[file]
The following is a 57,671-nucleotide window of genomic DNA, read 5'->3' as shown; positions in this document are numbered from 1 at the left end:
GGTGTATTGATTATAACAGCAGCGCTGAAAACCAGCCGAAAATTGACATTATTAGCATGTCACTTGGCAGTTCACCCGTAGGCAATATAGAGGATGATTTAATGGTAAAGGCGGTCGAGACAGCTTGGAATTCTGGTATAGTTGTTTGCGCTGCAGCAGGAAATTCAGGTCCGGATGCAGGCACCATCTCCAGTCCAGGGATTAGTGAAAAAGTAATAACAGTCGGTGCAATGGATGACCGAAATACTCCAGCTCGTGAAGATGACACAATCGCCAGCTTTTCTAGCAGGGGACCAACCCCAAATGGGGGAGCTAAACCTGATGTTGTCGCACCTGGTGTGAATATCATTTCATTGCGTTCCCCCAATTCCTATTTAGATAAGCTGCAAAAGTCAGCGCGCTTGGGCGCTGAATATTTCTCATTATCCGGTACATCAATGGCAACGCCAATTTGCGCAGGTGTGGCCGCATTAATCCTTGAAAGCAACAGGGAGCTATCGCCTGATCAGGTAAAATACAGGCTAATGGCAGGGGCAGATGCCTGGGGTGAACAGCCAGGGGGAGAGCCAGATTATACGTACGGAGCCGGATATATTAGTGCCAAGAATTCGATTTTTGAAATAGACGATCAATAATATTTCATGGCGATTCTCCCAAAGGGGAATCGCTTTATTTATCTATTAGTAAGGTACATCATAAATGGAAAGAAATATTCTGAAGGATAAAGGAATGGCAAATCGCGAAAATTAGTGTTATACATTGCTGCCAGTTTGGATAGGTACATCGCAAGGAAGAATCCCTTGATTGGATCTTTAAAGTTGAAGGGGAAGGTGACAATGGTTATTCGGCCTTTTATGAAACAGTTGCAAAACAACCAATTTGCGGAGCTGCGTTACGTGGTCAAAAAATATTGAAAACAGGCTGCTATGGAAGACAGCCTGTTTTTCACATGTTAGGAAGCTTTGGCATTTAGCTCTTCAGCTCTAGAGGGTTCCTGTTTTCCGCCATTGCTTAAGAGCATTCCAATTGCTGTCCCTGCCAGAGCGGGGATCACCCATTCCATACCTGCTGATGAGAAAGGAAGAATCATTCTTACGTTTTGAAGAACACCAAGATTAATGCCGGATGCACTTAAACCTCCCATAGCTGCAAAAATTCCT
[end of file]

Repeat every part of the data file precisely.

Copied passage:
The following is a 57,671-nucleotide window of genomic DNA, read 5'->3' as shown; positions in this document are numbered from 1 at the left end:
GGTGTATTGATTATAACAGCAGCGCTGAAAACCAGCCGAAAATTGACATTATTAGCATGTCACTTGGCAGTTCACCCGTAGGCAATATAGAGGATGATTTAATGGTAAAGGCGGTCGAGACAGCTTGGAATTCTGGTATAGTTGTTTGCGCTGCAGCAGGAAATTCAGGTCCGGATGCAGGCACCATCTCCAGTCCAGGGATTAGTGAAAAAGTAATAACAGTCGGTGCAATGGATGACCGAAATACTCCAGCTCGTGAAGATGACACAATCGCCAGCTTTTCTAGCAGGGGACCAACCCCAAATGGGGGAGCTAAACCTGATGTTGTCGCACCTGGTGTGAATATCATTTCATTGCGTTCCCCCAATTCCTATTTAGATAAGCTGCAAAAGTCAGCGCGCTTGGGCGCTGAATATTTCTCATTATCCGGTACATCAATGGCAACGCCAATTTGCGCAGGTGTGGCCGCATTAATCCTTGAAAGCAACAGGGAGCTATCGCCTGATCAGGTAAAATACAGGCTAATGGCAGGGGCAGATGCCTGGGGTGAACAGCCAGGGGGAGAGCCAGATTATACGTACGGAGCCGGATATATTAGTGCCAAGAATTCGATTTTTGAAATAGACGATCAATAATATTTCATGGCGATTCTCCCAAAGGGGAATCGCTTTATTTATCTATTAGTAAGGTACATCATAAATGGAAAGAAATATTCTGAAGGATAAAGGAATGGCAAATCGCGAAAATTAGTGTTATACATTGCTGCCAGTTTGGATAGGTACATCGCAAGGAAGAATCCCTTGATTGGATCTTTAAAGTTGAAGGGGAAGGTGACAATGGTTATTCGGCCTTTTATGAAACAGTTGCAAAACAACCAATTTGCGGAGCTGCGTTACGTGGTCAAAAAATATTGAAAACAGGCTGCTATGGAAGACAGCCTGTTTTTCACATGTTAGGAAGCTTTGGCATTTAGCTCTTCAGCTCTAGAGGGTTCCTGTTTTCCGCCATTGCTTAAGAGCATTCCAATTGCTGTCCCTGCCAGAGCGGGGATCACCCATTCCATACCTGCTGATGAGAAAGGAAGAATCATTCTTACGTTTTGAAGAACACCAAGATTAATGCCGGATGCACTTAAACCTCCCATAGCTGCAAAAATTCCT